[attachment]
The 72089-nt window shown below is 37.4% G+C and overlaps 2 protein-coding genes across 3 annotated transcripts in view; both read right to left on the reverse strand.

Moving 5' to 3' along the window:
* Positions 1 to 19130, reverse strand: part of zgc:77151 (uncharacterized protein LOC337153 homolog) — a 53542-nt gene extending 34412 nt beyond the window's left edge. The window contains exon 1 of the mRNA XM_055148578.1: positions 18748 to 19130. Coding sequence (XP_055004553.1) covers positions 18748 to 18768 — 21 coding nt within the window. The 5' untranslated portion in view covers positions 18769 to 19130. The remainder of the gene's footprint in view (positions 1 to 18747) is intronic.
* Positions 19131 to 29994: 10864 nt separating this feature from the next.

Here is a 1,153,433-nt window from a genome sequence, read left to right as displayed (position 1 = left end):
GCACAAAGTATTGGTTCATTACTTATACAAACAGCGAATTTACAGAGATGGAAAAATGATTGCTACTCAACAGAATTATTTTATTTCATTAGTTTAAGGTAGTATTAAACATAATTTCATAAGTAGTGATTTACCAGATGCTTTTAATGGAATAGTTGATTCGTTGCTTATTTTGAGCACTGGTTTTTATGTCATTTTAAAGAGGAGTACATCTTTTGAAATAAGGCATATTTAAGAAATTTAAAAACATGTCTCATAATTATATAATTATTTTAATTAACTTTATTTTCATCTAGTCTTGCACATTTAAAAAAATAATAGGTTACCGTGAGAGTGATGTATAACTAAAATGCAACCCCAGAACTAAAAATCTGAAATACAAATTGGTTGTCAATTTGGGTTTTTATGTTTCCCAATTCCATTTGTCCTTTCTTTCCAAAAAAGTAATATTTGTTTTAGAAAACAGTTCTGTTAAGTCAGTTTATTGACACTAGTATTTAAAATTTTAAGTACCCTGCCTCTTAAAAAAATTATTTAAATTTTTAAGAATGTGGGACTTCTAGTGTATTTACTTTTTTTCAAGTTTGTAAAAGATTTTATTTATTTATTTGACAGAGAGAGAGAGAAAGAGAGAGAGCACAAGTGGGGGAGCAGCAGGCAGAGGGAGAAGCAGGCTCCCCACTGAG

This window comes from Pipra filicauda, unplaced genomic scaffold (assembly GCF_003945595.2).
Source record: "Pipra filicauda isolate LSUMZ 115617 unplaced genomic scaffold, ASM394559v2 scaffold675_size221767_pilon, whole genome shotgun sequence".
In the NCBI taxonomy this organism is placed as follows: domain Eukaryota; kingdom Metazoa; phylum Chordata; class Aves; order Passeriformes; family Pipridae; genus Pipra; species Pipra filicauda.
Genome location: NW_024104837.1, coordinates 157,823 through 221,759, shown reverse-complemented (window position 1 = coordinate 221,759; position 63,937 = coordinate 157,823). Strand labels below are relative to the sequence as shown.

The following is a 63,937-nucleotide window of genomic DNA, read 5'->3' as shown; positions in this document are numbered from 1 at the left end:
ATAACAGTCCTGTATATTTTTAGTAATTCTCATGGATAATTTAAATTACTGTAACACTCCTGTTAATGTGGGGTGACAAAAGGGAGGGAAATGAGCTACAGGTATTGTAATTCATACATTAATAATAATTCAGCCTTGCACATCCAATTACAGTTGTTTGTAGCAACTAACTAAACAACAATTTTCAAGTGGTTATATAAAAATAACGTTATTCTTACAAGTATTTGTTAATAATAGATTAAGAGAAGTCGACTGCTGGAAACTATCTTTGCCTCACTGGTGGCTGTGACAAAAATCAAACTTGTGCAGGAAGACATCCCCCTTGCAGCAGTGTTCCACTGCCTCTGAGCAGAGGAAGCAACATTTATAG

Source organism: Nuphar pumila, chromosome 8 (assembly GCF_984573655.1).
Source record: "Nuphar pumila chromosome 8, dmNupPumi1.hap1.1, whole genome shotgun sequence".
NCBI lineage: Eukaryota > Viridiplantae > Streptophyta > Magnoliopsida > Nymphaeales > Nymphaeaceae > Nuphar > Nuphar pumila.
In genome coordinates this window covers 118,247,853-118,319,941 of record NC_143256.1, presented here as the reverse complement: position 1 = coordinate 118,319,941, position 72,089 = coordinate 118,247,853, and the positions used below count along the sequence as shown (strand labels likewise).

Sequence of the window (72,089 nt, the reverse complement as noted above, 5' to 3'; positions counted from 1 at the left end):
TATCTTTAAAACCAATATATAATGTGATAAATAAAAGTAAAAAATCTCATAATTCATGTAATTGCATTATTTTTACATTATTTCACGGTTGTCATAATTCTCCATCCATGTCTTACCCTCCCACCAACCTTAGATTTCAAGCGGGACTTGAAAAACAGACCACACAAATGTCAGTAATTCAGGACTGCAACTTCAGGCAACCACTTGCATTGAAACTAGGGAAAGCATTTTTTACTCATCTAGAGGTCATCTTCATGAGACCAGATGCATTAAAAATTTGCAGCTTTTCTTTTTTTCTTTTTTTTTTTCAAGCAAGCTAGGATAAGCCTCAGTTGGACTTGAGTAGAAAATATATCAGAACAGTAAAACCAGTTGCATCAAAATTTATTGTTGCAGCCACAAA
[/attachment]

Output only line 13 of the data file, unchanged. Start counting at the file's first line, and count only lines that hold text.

Source organism: Nuphar pumila, chromosome 8 (assembly GCF_984573655.1).